Analysis (Tom Sutton): The campaign against Issue 1 appears to be closing the gap, with opposition increasing from 30.5% in the early October poll to 39.8% in the late October poll. However, 17% are still unsure – making the ballot measure a toss-up.

The BW-CRI has also been tracking party preference for generic U.S. House races. Respondents indicate a 3.6-point preference for Democratic candidates in the 10/28/18 poll, up slightly from the 2.3-point preference in the 10/8/18 poll. 15% of respondents remain undecided.

U.S. House seat party preference

Response choice 9/16/18 poll 10/8/18 poll 10/28/18 poll Democrat 43.2% 42.5% 42.6% Republican 40% 40.2% 39% Third party 2.3% 3.9% 3.5% Unsure 14.5% 13.4% 14.9%

President Trump’s approval ratings held steady across the three polls. 43% approved and 52% disapproved in the 9/16/18 poll, and 44% approve and 50% disapprove in the 10/28/18 poll.

Trump approval ratings

Response choice 9/16/18 poll 10/8/18 poll 10/28/18 poll Approve 42.9% 44.8% 44.2% Disapprove 51.6% 49.8% 49.7% Unsure 5.6% 5.3% 6.1%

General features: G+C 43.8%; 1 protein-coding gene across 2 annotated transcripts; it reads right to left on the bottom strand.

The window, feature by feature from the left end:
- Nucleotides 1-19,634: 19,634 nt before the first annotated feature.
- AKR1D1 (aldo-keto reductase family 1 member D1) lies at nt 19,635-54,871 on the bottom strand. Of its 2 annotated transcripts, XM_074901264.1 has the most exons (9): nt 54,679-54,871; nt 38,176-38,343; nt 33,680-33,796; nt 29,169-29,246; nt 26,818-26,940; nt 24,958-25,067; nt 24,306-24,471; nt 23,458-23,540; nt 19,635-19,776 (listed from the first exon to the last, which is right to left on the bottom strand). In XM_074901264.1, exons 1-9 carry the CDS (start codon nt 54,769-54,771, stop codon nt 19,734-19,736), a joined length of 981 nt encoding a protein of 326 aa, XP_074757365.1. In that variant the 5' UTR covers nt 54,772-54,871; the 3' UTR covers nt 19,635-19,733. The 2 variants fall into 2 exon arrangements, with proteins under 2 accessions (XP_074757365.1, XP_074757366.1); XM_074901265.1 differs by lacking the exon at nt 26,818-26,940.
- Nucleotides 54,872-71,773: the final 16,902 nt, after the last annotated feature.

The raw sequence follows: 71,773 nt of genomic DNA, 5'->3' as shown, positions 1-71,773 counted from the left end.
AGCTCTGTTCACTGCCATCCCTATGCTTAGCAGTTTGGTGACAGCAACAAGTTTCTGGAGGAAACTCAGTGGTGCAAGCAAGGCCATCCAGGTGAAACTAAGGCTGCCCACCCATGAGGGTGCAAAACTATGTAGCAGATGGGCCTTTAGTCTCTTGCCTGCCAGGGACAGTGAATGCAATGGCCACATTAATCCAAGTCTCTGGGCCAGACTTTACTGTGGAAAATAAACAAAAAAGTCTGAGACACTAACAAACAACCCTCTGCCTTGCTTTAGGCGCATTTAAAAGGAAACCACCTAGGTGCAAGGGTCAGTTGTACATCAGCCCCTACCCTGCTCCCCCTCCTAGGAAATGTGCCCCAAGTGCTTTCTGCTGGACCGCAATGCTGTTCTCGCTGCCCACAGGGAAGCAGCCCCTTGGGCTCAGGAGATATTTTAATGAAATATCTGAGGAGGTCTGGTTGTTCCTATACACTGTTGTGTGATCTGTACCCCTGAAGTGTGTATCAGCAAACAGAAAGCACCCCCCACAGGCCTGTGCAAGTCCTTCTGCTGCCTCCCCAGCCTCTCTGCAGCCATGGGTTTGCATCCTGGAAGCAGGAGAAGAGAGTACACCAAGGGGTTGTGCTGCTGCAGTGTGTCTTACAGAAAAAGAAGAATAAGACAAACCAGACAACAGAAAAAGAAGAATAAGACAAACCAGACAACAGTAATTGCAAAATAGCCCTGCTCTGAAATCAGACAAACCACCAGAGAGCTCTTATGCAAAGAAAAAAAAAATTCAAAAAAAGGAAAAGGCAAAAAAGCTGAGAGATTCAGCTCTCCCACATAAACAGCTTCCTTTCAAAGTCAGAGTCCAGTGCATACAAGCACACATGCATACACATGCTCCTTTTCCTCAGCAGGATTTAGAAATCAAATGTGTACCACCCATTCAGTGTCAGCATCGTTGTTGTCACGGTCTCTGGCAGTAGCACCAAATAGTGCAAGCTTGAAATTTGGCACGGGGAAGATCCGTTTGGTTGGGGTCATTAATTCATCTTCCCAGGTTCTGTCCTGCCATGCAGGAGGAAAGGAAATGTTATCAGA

Top issues for Ohioans: Healthcare and the Economy Respondents were asked about a list of issues of importance in the Ohio Senate and gubernatorial races in each of the CRI polls. Healthcare was the most important issue in each poll, followed by the economy.

We also asked Ohioans about several provisions of the Affordable Care Act (i.e. Obamacare). Although Ohioans are evenly divided in terms of whether they have favorable or unfavorable attitudes about the healthcare legislation (44.2% favorable to 41.8% unfavorable), approximately 89% of Ohioans believe it is ‘very’ or ‘somewhat’ important to prohibit health insurance companies from charging sick people higher premiums, and about 92% believe it is ‘very’ or ‘somewhat’ important to prohibit health insurance companies from discriminating against people with pre-existing conditions.

Analysis (Lauren Copeland): The midterm elections have placed the debate over healthcare, and the Affordable Care Act in particular, in the spotlight. Democrats and Republicans alike are under increasing

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pressure to protect federal healthcare provisions. Even Republicans in tight races are trying to soften their stances on healthcare.”